• Fri. Sep 24th, 2021

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News and Entertainment

Venice is back in the spotlight as the first COVID-era film festival opens

ByReiss Bowler

Sep 6, 2020

VENICE (AP) – Venice is reclaiming its place as a top cultural destination with the opening of the Venice Film Festival – the first major personal cinema showcase of the coronavirus era after Cannes was canceled and other international festivals chose to go largely online this year.

Italian director Andrea Segre, whose documentary of an ethereal empty Venice was screened during lockdown Tuesday, said the festival is sending the message that despite the risks and complications, “we need theaters for the cinema.”

“It’s like telling a painter that he can only show his painting or his fresco via the web,” Segre said in an interview at the Lido. “For us it is exactly the same: without theater our art has a handicap, it has a major handicap.”

But don’t be fooled. The 77th edition of the world’s oldest film festival, opening Wednesday, is nothing like its predecessors.

The public is banned from the red carpet, Hollywood stars and movies are largely absent, and face masks are mandatory indoors.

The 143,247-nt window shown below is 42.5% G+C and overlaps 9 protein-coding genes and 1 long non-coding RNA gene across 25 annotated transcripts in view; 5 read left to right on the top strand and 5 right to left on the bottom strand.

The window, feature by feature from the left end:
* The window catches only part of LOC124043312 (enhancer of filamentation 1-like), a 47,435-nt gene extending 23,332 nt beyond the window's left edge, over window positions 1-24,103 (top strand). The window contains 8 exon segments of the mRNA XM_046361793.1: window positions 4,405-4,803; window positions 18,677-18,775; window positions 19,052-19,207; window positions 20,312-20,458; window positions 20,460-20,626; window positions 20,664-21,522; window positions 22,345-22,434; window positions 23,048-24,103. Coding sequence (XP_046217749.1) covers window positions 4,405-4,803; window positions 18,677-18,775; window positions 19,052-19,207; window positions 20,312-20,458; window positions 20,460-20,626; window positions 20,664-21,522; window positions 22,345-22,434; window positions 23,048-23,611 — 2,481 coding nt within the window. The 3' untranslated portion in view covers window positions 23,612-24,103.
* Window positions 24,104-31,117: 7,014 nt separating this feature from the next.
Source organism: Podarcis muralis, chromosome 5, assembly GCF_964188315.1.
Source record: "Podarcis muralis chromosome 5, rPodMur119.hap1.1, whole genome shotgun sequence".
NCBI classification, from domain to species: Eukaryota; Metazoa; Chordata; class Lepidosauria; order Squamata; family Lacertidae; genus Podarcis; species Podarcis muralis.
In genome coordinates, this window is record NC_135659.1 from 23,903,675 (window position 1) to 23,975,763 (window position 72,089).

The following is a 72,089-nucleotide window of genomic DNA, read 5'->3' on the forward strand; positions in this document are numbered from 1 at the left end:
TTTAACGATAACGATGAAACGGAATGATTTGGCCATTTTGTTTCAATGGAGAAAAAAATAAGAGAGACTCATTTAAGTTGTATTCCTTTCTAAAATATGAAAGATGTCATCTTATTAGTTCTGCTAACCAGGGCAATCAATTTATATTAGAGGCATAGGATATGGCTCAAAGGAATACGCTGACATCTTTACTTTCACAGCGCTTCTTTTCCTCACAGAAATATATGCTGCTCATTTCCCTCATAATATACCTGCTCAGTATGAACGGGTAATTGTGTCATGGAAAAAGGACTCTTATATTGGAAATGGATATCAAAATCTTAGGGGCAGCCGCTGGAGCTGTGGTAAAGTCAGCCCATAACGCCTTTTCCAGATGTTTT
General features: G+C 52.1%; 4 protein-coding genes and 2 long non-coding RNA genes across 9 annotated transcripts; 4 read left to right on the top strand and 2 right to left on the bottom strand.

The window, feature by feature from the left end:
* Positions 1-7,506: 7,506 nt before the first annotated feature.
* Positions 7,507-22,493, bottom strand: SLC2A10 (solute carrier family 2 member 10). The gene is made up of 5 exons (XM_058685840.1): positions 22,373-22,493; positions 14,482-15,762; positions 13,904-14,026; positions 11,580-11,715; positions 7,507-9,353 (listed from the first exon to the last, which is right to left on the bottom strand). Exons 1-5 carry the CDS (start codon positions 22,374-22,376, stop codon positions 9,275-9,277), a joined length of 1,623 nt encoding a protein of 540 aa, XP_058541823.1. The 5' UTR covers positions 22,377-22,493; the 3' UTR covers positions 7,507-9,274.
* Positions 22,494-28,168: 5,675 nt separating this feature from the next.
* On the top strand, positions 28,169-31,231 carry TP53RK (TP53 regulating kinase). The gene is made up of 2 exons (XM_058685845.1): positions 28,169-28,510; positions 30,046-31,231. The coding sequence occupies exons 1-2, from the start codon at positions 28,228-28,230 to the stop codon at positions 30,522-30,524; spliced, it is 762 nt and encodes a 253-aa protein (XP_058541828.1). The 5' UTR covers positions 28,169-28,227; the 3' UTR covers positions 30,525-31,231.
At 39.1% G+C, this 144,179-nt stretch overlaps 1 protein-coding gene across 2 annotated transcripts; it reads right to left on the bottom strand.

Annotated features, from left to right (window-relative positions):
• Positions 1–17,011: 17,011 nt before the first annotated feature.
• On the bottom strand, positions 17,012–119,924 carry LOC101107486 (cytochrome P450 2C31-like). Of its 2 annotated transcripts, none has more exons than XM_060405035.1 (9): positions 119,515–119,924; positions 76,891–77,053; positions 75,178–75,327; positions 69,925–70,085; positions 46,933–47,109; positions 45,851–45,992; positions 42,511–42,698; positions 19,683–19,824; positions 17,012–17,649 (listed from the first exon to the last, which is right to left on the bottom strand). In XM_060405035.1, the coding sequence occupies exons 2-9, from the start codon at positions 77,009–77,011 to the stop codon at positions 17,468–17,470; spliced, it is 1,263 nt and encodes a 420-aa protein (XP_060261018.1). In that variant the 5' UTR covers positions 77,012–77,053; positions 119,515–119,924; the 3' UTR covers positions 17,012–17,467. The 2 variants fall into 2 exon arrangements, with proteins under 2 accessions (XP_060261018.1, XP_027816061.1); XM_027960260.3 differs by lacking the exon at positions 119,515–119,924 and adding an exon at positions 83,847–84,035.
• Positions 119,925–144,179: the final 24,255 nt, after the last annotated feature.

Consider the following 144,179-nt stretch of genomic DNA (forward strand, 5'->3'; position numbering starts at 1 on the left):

Those strict measures are testament to the hard line taken by Venice and the surrounding Veneto region to contain the virus when it first emerged in the lagoon city in late February. Unlike neighboring Lombardy, which became the epicenter of the COVID-19 outbreak in Europe, Veneto kept the virus largely under control with early local lockdowns and extensive testing once the virus became widespread.

La Biennale chief Robert Cicutto said the decision to hold the festival at all was a major sign of renaissance for Venice and the film industry, and said the experience at the Lido will serve as a ‘laboratory’ for future cultural gatherings.

“It will be an experiment to face a major event” in the COVID era, he said at the presentation of this year’s Venice line-up.

The festival from September 2-12 marks Italy’s return to the world stage of art after becoming the first country in the West to be slammed by COVID. Even Tom Cruise’s “Mission: Impossible 7”, then filming in Venice for three weeks, had to pull out.

Italy’s strict 10-week lockout has largely suppressed the virus, but infections are now recovering after the summer vacations. Health authorities are struggling to test passengers at airports and seaports to identify imported cases before they can spread.

Guests of the glamorous film festival are not exempt. If they come from outside the open border Schengen area of ​​Europe, they are tested on arrival. Australian director Roderick Mackay, who premiered his Outback frontier drama “The Furnace”, has been quarantined in Italy so he could participate in person, his representative said.

Other measures to limit contamination include reserved seats spaced apart for all screenings and the mandatory wearing of masks, even during screenings and outdoors.